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contravene

[kon-truh-veen] /ˌkɒn trəˈvin/
verb (used with object), contravened, contravening.
1.
to come or be in conflict with; go or act against; deny or oppose:
to contravene a statement.
2.
to violate, infringe, or transgress:
to contravene the law.
Origin
1560-1570
1560-70; < Late Latin contrāvenīre, equivalent to Latin contrā against + venīre to come
Related forms
contravener, noun
Can be confused
contravene, controvert.
Dictionary.com Unabridged
Based on the Random House Dictionary, © Random House, Inc. 2014.
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Examples for contravene
  • He made the basic decisions to contravene policies established by law and by his own commitments.
  • So, anyone who seeks to contravene this implied contract will have trouble.
  • But the name has given rise to expectations that contravene reality.
  • Critics claim that such tests contravene the spirit, if not the letter, of the test-ban treaty.
  • But that does not mean a new rule can contravene any specific provision of the lease.
  • And all because his willful widow chose to contravene his wishes.
  • Nature is always consistent, though she feigns to contravene her own laws.
  • The rest contravene local wildlife-protection laws that forbid swiftlet farms in urban areas.
  • The statute does not contravene any state or federal directive regarding the compensation of licensed attorneys.
  • In the case at bar, in our view, the physical impact provision in the policy is valid and does not contravene public policy.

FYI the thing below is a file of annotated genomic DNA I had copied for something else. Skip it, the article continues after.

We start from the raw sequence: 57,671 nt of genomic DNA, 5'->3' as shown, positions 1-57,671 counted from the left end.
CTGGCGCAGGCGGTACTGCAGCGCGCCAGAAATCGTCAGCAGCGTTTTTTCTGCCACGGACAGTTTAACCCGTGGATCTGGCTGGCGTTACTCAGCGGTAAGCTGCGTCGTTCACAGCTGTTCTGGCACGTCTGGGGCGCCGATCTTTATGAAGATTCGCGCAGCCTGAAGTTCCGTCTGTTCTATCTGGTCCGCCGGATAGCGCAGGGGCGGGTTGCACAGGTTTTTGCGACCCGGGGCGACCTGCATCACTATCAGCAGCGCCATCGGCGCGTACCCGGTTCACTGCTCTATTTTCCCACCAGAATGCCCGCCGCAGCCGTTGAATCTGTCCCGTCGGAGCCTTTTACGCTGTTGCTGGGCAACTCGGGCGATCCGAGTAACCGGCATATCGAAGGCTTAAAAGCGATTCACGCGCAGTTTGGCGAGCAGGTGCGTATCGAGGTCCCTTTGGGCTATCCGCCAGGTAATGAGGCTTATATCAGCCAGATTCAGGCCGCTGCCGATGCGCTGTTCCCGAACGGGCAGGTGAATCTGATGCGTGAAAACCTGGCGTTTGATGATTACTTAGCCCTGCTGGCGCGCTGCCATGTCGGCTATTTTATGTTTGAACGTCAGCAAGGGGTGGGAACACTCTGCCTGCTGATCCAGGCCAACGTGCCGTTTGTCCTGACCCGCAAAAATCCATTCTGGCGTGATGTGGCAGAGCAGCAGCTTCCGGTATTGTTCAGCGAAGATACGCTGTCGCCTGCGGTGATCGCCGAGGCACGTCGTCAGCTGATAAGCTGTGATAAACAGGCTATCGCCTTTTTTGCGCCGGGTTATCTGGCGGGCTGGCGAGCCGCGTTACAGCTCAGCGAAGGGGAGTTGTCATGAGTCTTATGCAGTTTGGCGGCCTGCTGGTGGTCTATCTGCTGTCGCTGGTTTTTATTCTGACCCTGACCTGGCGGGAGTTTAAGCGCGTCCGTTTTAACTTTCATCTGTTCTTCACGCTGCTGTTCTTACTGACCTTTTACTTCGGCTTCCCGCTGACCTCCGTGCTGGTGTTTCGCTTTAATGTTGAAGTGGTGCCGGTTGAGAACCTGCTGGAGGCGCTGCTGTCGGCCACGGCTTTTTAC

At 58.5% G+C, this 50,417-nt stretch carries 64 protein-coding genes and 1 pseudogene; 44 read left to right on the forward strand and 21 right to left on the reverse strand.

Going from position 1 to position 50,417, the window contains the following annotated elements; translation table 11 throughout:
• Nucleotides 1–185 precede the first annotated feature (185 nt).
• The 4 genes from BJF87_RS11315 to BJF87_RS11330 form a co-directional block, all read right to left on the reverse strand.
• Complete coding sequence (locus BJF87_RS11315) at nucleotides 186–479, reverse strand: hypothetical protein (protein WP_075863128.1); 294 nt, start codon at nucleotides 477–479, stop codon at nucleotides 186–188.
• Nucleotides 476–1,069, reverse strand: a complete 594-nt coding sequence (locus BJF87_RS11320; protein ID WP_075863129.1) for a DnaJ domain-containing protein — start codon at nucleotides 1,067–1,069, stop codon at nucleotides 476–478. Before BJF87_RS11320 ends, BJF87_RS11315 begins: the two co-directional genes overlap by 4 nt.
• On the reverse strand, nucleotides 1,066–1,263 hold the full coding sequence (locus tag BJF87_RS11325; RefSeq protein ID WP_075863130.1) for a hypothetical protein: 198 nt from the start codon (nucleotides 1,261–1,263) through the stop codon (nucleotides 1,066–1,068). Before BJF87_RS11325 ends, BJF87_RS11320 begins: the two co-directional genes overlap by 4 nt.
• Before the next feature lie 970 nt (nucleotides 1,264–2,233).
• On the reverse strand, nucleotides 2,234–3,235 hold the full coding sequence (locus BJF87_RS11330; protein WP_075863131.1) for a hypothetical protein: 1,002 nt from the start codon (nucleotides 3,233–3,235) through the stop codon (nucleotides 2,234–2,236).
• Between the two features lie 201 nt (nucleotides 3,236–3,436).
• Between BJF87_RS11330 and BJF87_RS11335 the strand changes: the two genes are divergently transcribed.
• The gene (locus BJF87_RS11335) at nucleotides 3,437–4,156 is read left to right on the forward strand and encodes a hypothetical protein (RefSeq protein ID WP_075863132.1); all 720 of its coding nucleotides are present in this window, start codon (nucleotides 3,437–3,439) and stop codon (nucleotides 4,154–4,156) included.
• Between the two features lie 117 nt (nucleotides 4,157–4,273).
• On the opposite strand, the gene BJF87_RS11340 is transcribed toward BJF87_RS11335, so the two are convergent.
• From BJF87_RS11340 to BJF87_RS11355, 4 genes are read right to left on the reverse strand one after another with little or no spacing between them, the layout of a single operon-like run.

British Dictionary definitions for contravene

contravene

/ˌkɒntrəˈviːn/
verb (transitive)
1.
to come into conflict with or infringe (rules, laws, etc)
2.
to dispute or contradict (a statement, proposition, etc)
Derived Forms
contravener, noun
contravention (ˌkɒntrəˈvɛnʃən) noun
Word Origin
C16: from Late Latin contrāvenīre, from Latin contra- + venīre to come
Collins English Dictionary - Complete & Unabridged 2012 Digital Edition
© William Collins Sons & Co. Ltd. 1979, 1986 © HarperCollins
Publishers 1998, 2000, 2003, 2005, 2006, 2007, 2009, 2012
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Word Origin and History for contravene
v.

1560s, from Middle French contravenir "to transgress, decline, depart," from Late Latin contravenire "to come against," in Medieval Latin "to transgress," from Latin contra "against" (see contra) + venire "to come" (see venue). Related: Contravened; contravening.

Online Etymology Dictionary, © 2010 Douglas Harper
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